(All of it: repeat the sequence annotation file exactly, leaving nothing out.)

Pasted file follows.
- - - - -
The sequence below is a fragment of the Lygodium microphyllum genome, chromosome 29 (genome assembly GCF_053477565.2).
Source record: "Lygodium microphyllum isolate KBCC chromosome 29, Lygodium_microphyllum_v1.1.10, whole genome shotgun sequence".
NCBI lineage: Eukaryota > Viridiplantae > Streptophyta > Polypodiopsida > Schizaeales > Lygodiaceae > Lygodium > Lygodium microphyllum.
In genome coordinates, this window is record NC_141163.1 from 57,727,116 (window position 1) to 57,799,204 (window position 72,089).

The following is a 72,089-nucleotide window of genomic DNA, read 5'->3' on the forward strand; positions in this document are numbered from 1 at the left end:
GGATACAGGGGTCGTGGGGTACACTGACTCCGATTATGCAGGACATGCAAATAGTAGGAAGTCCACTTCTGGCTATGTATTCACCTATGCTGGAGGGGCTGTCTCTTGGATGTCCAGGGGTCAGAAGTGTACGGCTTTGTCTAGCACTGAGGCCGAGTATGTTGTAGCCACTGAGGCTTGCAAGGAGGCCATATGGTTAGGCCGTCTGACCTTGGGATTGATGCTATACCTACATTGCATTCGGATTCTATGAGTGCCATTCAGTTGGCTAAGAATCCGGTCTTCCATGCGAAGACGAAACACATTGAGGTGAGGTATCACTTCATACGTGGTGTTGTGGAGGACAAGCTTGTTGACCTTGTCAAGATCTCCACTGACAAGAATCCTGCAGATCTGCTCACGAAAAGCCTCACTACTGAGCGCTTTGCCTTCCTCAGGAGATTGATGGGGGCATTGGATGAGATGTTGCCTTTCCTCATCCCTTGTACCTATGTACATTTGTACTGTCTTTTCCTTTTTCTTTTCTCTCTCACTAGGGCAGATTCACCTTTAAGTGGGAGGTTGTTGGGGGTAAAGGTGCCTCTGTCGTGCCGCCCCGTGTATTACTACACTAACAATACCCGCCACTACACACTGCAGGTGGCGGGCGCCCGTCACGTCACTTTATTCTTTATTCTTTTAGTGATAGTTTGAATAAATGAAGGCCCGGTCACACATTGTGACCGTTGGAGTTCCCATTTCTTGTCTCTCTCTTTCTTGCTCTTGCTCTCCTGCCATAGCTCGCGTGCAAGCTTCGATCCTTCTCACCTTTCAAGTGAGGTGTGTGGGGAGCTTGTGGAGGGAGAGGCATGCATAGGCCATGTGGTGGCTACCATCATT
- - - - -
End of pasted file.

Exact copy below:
The sequence below is a fragment of the Lygodium microphyllum genome, chromosome 29 (genome assembly GCF_053477565.2).
Source record: "Lygodium microphyllum isolate KBCC chromosome 29, Lygodium_microphyllum_v1.1.10, whole genome shotgun sequence".
NCBI lineage: Eukaryota > Viridiplantae > Streptophyta > Polypodiopsida > Schizaeales > Lygodiaceae > Lygodium > Lygodium microphyllum.
In genome coordinates, this window is record NC_141163.1 from 57,727,116 (window position 1) to 57,799,204 (window position 72,089).

The following is a 72,089-nucleotide window of genomic DNA, read 5'->3' on the forward strand; positions in this document are numbered from 1 at the left end:
GGATACAGGGGTCGTGGGGTACACTGACTCCGATTATGCAGGACATGCAAATAGTAGGAAGTCCACTTCTGGCTATGTATTCACCTATGCTGGAGGGGCTGTCTCTTGGATGTCCAGGGGTCAGAAGTGTACGGCTTTGTCTAGCACTGAGGCCGAGTATGTTGTAGCCACTGAGGCTTGCAAGGAGGCCATATGGTTAGGCCGTCTGACCTTGGGATTGATGCTATACCTACATTGCATTCGGATTCTATGAGTGCCATTCAGTTGGCTAAGAATCCGGTCTTCCATGCGAAGACGAAACACATTGAGGTGAGGTATCACTTCATACGTGGTGTTGTGGAGGACAAGCTTGTTGACCTTGTCAAGATCTCCACTGACAAGAATCCTGCAGATCTGCTCACGAAAAGCCTCACTACTGAGCGCTTTGCCTTCCTCAGGAGATTGATGGGGGCATTGGATGAGATGTTGCCTTTCCTCATCCCTTGTACCTATGTACATTTGTACTGTCTTTTCCTTTTTCTTTTCTCTCTCACTAGGGCAGATTCACCTTTAAGTGGGAGGTTGTTGGGGGTAAAGGTGCCTCTGTCGTGCCGCCCCGTGTATTACTACACTAACAATACCCGCCACTACACACTGCAGGTGGCGGGCGCCCGTCACGTCACTTTATTCTTTATTCTTTTAGTGATAGTTTGAATAAATGAAGGCCCGGTCACACATTGTGACCGTTGGAGTTCCCATTTCTTGTCTCTCTCTTTCTTGCTCTTGCTCTCCTGCCATAGCTCGCGTGCAAGCTTCGATCCTTCTCACCTTTCAAGTGAGGTGTGTGGGGAGCTTGTGGAGGGAGAGGCATGCATAGGCCATGTGGTGGCTACCATCATT